According to data released by the Solar Trade Association (STA), in June, solar power was responsible for generating 23.9% of the UK’s total electricity demand; a new record figure and a remarkable achievement for the industry. Despite heavy cuts to the feed-in tariff in January and reduced support from the Government to stimulate further deployment, this contribution highlights the significance that solar can play in tackling the UK’s carbon emissions by reducing our reliance on burning fossil fuels such as coal and gas.
It is estimated that the UK now has around 12 GW of solar PV installed all over the UK including homes, commercial rooftops and ground mount solar farms. Prior to the appointment of Amber Rudd in the Department of Energy & Climate Change (DECC), Minister of State Gregg Barker had a vision of installing 20GW by 2020 which is still a possibility if the Government support the industry for one final push.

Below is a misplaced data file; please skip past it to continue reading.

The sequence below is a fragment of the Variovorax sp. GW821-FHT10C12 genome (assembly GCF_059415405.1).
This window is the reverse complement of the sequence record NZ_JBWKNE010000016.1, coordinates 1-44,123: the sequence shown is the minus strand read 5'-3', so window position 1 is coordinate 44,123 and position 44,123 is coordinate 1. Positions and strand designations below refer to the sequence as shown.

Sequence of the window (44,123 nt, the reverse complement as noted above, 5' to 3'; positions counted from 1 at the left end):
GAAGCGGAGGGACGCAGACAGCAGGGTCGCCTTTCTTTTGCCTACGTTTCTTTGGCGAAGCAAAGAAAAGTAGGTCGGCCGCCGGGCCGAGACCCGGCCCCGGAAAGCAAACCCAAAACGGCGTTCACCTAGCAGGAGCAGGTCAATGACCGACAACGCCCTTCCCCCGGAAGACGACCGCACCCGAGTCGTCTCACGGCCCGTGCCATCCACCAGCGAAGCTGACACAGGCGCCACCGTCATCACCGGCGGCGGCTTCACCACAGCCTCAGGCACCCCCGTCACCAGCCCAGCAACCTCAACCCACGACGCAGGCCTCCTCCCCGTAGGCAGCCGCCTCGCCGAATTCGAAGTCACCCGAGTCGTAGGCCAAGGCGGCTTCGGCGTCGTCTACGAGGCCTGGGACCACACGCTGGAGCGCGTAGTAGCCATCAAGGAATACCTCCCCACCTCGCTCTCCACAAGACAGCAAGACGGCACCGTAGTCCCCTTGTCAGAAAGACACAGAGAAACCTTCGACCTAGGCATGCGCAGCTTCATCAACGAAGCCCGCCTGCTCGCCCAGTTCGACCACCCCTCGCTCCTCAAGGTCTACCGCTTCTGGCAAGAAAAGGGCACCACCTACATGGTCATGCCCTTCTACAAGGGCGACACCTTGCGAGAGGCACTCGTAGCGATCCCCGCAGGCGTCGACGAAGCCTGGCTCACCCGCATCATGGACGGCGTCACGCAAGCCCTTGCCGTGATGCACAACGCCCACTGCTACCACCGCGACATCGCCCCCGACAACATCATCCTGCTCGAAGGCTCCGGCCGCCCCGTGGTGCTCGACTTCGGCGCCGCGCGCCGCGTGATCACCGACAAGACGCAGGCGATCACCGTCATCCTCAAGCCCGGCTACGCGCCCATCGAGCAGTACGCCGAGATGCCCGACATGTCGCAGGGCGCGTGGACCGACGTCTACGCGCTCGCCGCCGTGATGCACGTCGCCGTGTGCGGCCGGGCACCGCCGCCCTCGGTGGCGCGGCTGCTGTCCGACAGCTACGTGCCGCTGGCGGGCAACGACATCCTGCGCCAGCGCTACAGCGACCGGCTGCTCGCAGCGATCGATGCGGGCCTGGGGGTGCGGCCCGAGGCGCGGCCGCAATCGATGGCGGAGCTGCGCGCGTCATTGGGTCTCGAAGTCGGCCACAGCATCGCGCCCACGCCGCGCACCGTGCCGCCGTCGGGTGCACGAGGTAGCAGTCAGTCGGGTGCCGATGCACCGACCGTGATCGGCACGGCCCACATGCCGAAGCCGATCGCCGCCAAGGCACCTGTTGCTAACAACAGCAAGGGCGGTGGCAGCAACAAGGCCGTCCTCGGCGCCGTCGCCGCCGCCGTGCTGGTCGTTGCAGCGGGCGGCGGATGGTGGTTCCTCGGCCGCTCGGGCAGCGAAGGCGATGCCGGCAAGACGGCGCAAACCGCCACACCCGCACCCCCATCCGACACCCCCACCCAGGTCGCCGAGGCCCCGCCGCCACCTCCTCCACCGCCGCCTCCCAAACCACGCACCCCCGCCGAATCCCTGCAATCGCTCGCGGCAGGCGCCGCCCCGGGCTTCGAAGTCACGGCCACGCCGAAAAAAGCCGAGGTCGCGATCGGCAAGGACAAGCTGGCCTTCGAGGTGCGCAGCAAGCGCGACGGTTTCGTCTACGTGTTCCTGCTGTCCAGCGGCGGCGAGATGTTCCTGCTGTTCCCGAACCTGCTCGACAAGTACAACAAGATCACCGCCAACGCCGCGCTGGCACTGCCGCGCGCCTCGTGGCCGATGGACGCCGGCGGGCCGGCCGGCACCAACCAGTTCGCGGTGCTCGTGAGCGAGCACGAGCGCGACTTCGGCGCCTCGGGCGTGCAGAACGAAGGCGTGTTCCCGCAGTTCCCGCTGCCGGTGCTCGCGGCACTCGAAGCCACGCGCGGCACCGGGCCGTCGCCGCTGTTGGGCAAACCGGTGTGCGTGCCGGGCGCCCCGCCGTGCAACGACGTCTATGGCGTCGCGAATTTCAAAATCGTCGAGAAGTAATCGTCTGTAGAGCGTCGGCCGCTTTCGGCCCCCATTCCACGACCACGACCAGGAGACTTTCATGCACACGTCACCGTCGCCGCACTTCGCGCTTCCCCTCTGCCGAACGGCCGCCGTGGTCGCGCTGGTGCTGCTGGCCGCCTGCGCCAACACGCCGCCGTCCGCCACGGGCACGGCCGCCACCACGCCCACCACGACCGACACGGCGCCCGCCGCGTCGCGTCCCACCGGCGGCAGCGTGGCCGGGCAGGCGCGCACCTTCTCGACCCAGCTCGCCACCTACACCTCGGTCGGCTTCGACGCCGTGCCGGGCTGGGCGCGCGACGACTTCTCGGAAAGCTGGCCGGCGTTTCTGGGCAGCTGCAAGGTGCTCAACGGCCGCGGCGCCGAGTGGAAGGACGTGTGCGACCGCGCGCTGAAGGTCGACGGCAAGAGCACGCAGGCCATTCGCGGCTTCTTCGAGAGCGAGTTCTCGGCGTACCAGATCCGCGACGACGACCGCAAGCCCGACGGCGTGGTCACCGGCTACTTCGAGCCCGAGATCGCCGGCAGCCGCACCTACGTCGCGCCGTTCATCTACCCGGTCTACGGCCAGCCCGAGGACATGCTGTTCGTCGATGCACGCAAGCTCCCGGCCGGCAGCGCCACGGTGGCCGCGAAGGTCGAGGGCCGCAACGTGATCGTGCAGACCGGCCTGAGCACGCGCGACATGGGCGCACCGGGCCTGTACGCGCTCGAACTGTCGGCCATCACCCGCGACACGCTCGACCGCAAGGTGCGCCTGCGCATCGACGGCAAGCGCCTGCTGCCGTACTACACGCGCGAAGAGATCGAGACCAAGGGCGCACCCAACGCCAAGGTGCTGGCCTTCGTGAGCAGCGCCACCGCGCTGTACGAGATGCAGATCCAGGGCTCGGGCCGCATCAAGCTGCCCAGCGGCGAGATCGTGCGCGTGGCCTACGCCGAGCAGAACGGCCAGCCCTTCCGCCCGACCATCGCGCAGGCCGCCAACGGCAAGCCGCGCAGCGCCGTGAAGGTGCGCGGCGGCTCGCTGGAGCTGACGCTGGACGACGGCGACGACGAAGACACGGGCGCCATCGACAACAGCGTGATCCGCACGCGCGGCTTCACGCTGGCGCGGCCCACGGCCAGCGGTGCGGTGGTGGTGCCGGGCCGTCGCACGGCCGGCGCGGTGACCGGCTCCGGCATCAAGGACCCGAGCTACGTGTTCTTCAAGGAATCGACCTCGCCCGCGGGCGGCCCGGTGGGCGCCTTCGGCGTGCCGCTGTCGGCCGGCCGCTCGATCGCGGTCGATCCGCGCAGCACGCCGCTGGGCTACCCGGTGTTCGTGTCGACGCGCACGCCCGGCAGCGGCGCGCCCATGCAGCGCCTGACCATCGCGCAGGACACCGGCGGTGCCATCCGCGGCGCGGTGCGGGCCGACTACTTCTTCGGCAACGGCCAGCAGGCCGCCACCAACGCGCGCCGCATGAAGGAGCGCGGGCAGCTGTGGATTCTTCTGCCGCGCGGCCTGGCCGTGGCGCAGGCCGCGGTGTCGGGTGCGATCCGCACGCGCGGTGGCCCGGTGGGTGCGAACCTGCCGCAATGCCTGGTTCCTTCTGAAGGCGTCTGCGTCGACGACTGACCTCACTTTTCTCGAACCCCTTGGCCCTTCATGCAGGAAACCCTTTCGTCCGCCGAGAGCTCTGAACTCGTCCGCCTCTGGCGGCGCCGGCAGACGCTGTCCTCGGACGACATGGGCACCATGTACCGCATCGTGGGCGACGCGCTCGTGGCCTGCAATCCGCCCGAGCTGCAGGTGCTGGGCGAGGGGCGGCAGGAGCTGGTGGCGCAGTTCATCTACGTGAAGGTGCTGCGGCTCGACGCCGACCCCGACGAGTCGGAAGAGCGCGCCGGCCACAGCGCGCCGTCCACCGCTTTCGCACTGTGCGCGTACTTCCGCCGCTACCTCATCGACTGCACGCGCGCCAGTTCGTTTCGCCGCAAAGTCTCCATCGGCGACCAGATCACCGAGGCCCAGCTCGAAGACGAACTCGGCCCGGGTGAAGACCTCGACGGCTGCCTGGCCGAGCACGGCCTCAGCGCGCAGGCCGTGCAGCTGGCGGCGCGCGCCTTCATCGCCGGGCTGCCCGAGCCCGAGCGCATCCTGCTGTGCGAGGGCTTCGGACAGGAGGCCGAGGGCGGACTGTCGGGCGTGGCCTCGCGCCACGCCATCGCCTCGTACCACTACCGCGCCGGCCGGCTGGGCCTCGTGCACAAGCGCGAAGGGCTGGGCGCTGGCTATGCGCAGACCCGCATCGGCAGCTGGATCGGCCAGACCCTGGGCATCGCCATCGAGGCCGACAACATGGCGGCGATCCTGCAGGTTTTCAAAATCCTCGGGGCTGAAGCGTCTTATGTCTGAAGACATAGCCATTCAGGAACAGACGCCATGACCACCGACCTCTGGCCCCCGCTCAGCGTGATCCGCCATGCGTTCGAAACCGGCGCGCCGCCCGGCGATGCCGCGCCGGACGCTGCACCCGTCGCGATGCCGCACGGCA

Similarly, previously the Government also set a target of renewable energy contributing 15% of the UK’s annual electricity generation by 2020, however, the National Grid have recently confirmed that this goal is unlikely to be hit and will more likely be around 2022 at the earliest.
Nevertheless, last month’s record generation for solar is a positive statistic for both the solar industry and the future of British energy.